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Abu Dhabi, UAEFriday 18 January 2019

US seeks resident's arrest over 'global piracy ring'

Sam Nhance, who is believed to live in the emirate, faces years in jail if convicted

Dubai resident is said to be part of a gang that hacked into US film producers' computers and stole content.
Dubai resident is said to be part of a gang that hacked into US film producers' computers and stole content.

A Dubai resident is wanted in connection with a "global piracy ring" in which blockbuster Hollywood movies were stolen and sold online.

Sam Nhance is one of five people sought by American authorities for hacking into the computers of a number of US film producers and copying the content.

Hundreds of films and TV shows including smash-hits Fifty Shades of Grey, The Expendables 3, The Walking Dead and Taken 3 were stolen.

The piracy ring also allegedly recorded cinema screenings illegally, and obtained copies of films sent to industry professionals.

Mr Nhance “procured and maintained the computer server on which the co-conspirators stored and manipulated digital files for further distribution,” the US Department of Justice alleges.

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The US indictments were filed at the United States District Court for the Central District of California earlier this year.

Also named as being part of the piracy ring are Malik Luqman Farooq, from the UK, who has been arrested on related charges in London and is awaiting trial.

The remaining defendants are Aditya Raj and Jitesh Jadhav, believed to live in India, and Ghobhirajah Selvarajah, believed to reside in Malaysia.

If extradited and convicted of the charges, the men could face years in a US federal prison.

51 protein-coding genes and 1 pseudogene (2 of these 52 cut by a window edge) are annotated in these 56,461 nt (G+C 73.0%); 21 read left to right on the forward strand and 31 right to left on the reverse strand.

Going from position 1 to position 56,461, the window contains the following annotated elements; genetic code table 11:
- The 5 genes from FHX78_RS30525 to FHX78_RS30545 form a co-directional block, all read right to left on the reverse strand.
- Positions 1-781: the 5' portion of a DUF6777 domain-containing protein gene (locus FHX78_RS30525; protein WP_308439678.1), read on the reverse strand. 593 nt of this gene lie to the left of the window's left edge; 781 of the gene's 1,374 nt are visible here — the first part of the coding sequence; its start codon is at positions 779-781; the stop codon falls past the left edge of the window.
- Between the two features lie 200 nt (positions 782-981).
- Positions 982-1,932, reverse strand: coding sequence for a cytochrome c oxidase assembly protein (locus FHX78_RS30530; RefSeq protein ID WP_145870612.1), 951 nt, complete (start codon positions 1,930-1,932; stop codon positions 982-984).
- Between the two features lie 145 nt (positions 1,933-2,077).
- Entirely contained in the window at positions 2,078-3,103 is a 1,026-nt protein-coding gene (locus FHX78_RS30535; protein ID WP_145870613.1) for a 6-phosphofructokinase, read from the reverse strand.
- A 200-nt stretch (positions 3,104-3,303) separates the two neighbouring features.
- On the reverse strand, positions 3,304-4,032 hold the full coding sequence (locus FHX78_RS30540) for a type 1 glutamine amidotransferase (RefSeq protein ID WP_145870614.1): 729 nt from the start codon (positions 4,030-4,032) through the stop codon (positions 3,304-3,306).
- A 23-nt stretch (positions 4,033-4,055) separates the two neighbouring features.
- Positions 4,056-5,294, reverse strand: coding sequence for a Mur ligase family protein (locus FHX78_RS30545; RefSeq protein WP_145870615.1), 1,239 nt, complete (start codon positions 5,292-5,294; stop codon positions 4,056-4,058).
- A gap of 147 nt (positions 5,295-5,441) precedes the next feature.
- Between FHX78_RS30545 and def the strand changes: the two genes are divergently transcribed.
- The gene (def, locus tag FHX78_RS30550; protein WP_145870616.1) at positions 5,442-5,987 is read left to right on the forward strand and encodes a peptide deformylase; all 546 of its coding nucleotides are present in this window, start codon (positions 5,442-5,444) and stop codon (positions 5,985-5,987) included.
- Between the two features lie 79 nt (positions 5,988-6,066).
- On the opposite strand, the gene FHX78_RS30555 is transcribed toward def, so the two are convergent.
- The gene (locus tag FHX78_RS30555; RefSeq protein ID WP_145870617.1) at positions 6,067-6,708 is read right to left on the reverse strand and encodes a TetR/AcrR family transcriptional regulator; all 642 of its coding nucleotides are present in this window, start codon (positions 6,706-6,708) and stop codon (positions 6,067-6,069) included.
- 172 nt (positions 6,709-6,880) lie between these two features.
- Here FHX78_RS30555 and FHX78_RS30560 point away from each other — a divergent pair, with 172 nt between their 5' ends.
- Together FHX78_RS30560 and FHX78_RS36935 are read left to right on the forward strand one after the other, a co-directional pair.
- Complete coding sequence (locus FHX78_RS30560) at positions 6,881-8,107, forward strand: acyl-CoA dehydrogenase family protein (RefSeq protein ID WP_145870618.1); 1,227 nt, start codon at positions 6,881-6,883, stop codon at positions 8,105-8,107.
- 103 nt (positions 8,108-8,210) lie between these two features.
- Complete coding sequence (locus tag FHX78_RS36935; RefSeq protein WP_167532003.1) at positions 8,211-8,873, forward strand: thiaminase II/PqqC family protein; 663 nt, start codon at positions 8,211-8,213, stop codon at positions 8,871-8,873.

Online piracy is a well-known yet increasing issue for the TV and film industry.

According to one study, the illegal downloading and streaming of movies will cost the industry $52 billion by 2022 (Dh191bn), up from $6.7bn (Dh 24.6bn) in 2010.

The five men are alleged to have carried out their conspiracy between early 2013 and the spring of 2015.

Once they obtained the movies and other content, the defendants are said to have altered the properties of the computer files to make them easier to distribute online prior to their official release.

In February 2015, one of the defendants allegedly told a prospective buyer that the piracy ring could offer copies of the films “Kingsman: The Secret Service” and “Fifty Shades of Grey” for sale on the same day as their US release.

The co-conspirators are also alleged to have previously operated a website used to distribute pirated Bollywood films, known as “BollyTNT.”

The men are not currently in US custody, but have been named in a seven-count indictment that charges them with conspiracy to commit computer fraud, unauthorised access to a computer, aggravated identity theft, and copyright infringement.

“A federal grand jury today indicted five men in four countries on federal charges alleging they distributed or offered for sale stolen digital versions of hundreds of motion pictures and television shows – including “Fifty Shades of Grey,” “The Expendables 3” and “The Walking Dead” – prior to their official release,” a press release issued by the US Department of Justice said.

“An indictment contains allegations that a defendant has committed a crime. Every defendant is presumed innocent until and unless proven guilty in court.”

The conspiracy, computer hacking, and copyright violation charges each carry a statutory maximum sentence of five years in federal prison.

The charges of aggravated identity theft carry a mandatory two-year sentence to run consecutive to any other sentence imposed in the case.

Updated: December 13, 2018 11:02 PM

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